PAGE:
Darby and Mills are a mess. In the fourth quarter on Sunday, Darby gave a 10-yard cushion and was still badly beaten on a sluggo route for a touchdown by Devin Funchess. On the critical fourth-and-10 conversion that extended the game, Mills wasn't able to sustain coverage on Torrey Smith and then failed to tackle him, turning a 12-yard completion into a 35-yard catch-and-run.
These are not isolated examples. Mills was the primary defender in coverage on three completions of 50 yards or more from Weeks 2-5. Darby missed a tackle on what became a 75-yard O.J. Howard touchdown and has been isolated for two touchdowns inside the 5-yard line.
The numbers are not pretty. When opposing teams threw to their wide receivers last season, the Eagles allowed a Total QBR of 54.7 and a passer rating of 71.2, which respectively ranked third and fourth in the NFL. This season, those same wideouts are generating a QBR of 79.8 and a passer rating of 99.4, which rank 15th and 16th. When the Eagles got pressure in 2017, their defensive backs held up and allowed a passer rating of just 35.1, which was second best in the NFL. That number is all the way up to 64.9 this season, which ranks 20th. [espn.com]
Of course, if the Eagles wanted to remedy that by looking to the outside, it's been reported that Cardinals cornerback Patrick Peterson is not only available for trade, but has also requested to be traded out of Arizona.
Down in the nation's capital, they still believe that the Birds are the best of a bad NFC East, despite the fact that they sit 1.5 games behind the Redskins.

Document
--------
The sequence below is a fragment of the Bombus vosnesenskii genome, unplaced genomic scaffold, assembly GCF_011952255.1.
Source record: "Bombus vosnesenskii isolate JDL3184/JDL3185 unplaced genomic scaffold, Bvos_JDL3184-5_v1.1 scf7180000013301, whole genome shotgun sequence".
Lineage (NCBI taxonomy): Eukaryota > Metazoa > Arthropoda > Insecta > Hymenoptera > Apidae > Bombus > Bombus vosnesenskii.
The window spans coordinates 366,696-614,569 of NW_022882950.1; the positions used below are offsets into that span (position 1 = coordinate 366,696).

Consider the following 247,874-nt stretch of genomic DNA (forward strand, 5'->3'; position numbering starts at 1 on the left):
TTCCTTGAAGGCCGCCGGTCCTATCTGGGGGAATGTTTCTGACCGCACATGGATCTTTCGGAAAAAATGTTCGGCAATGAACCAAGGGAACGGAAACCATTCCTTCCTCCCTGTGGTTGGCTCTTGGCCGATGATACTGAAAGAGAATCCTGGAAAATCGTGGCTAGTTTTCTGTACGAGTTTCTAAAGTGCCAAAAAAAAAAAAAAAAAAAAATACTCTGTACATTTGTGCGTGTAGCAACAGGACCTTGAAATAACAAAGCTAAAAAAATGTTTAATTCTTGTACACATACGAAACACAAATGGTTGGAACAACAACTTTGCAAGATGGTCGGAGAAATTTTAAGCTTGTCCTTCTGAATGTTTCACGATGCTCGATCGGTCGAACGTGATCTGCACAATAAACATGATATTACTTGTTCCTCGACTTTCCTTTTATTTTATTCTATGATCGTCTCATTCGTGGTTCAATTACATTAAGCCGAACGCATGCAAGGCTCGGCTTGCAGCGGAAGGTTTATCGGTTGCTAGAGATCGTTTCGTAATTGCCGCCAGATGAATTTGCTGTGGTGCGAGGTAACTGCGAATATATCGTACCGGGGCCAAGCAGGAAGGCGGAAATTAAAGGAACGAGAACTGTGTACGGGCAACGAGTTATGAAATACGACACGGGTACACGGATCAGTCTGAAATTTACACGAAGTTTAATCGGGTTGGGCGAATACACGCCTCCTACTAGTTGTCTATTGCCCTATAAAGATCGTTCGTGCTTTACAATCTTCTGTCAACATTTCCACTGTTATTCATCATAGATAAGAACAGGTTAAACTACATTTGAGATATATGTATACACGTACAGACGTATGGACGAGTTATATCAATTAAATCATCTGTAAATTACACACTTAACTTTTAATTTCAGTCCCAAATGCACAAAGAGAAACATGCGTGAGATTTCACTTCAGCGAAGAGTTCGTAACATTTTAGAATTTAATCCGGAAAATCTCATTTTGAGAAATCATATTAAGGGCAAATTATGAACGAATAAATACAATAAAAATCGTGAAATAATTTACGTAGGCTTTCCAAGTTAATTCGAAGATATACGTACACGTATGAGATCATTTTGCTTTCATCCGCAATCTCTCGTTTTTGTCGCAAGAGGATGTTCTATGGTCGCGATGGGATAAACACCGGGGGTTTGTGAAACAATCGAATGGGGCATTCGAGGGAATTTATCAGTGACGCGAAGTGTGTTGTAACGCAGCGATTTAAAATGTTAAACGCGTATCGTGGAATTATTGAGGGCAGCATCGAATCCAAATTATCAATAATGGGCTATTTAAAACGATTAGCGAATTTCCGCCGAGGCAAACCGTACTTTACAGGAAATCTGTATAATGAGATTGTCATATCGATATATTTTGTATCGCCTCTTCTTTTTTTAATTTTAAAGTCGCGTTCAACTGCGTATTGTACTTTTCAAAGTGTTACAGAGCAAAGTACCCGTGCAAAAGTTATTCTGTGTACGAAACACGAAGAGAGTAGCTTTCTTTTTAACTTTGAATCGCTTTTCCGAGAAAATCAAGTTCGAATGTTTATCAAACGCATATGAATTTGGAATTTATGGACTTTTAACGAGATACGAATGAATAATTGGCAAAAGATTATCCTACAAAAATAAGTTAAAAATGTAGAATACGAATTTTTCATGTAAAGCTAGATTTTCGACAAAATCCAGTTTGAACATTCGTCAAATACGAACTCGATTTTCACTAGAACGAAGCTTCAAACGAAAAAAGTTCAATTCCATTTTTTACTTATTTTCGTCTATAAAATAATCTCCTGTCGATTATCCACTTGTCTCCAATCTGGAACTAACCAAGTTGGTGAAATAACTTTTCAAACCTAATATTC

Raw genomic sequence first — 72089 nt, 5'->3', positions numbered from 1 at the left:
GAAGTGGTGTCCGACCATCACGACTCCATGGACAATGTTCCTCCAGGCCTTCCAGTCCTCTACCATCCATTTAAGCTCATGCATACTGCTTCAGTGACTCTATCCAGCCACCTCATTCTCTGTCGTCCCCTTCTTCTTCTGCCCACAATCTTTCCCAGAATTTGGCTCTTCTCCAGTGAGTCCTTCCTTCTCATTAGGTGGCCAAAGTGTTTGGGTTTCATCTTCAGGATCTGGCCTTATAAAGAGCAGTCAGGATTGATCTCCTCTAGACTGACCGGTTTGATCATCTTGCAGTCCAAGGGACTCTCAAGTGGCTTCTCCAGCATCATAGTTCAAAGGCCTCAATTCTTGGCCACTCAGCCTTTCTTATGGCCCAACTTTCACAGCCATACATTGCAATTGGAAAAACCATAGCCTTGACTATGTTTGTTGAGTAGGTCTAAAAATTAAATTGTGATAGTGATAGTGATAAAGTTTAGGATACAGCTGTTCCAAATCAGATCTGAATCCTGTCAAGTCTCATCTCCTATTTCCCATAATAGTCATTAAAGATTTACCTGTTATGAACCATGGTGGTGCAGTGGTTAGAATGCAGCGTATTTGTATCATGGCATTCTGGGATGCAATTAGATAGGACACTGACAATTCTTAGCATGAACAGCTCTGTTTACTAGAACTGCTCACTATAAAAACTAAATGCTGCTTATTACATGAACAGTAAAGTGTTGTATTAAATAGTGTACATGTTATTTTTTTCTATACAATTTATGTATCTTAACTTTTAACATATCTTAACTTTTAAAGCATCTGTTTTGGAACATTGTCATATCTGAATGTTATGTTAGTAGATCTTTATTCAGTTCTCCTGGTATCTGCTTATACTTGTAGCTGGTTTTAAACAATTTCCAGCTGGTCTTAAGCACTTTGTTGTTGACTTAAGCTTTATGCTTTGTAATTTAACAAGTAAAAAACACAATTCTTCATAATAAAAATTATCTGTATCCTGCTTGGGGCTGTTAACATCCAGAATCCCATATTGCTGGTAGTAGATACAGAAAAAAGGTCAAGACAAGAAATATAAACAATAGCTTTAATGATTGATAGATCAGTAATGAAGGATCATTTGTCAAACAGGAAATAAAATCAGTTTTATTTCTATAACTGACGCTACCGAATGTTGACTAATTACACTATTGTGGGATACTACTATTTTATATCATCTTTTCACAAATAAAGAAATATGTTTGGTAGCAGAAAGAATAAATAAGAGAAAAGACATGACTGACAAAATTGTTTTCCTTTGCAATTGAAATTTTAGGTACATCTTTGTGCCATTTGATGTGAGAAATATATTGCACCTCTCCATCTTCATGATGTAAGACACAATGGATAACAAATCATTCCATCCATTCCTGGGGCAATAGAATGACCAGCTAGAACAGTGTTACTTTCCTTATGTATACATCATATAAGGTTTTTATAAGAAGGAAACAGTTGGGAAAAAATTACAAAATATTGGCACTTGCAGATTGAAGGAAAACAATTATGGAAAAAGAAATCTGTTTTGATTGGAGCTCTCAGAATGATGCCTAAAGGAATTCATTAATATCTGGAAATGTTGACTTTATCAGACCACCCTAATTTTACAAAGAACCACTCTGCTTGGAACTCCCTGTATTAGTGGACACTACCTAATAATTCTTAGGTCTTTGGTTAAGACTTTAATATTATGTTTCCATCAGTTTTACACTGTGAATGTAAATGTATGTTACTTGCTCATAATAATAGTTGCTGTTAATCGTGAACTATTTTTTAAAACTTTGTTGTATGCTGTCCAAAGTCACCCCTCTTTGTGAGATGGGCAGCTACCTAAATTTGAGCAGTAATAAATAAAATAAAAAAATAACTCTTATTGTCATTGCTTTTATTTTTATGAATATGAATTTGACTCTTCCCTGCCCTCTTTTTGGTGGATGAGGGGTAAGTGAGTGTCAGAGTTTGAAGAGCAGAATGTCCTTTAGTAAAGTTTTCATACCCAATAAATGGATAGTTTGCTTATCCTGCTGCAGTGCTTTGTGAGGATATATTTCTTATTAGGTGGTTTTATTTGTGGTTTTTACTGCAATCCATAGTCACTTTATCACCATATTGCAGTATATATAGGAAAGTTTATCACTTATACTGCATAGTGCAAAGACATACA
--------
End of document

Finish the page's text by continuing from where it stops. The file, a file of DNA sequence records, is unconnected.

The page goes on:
Obviously, with a weak division, the Eagles have enough to turn things around and make the playoffs — and given that they are 1-0 already and still have five more division games to go, they still control their own destiny in the East.
There remains time for the Eagles to pull things together and possibly win the NFC East. No one in the division looks all that formidable. The Eagles, at their best, remain the division’s top team.
But they haven’t been at their best all season. It’s never easy to defend a Super Bowl title. Wentz remains less than a year removed from the knee injury that cut short his superb 2017 season. There are issues at running back following the loss of Jay Ajayi, enough to make some believe that the Eagles might — or should — trade a second-round draft choice to the Pittsburgh Steelers for Le’Veon Bell.
It’s not time to count out the Eagles. But it is time to wonder whether they’ll be able to pull things together. [washingtonpost.com]
However, just winning a subpar division doesn't make for a successful season, especially when you're defending Super Bowl champs.
Of course, there's still a week left before the 2018 NFL Trade Deadline, and the rumors continue to swirl. Let's take a look at some of the latest that have to do with the Eagles...
According to CBS Sports NFL Insider Jason La Canfora, the Eagles are keeping their options open when it comes to next week's trade deadline. And they seem motivated to make a move.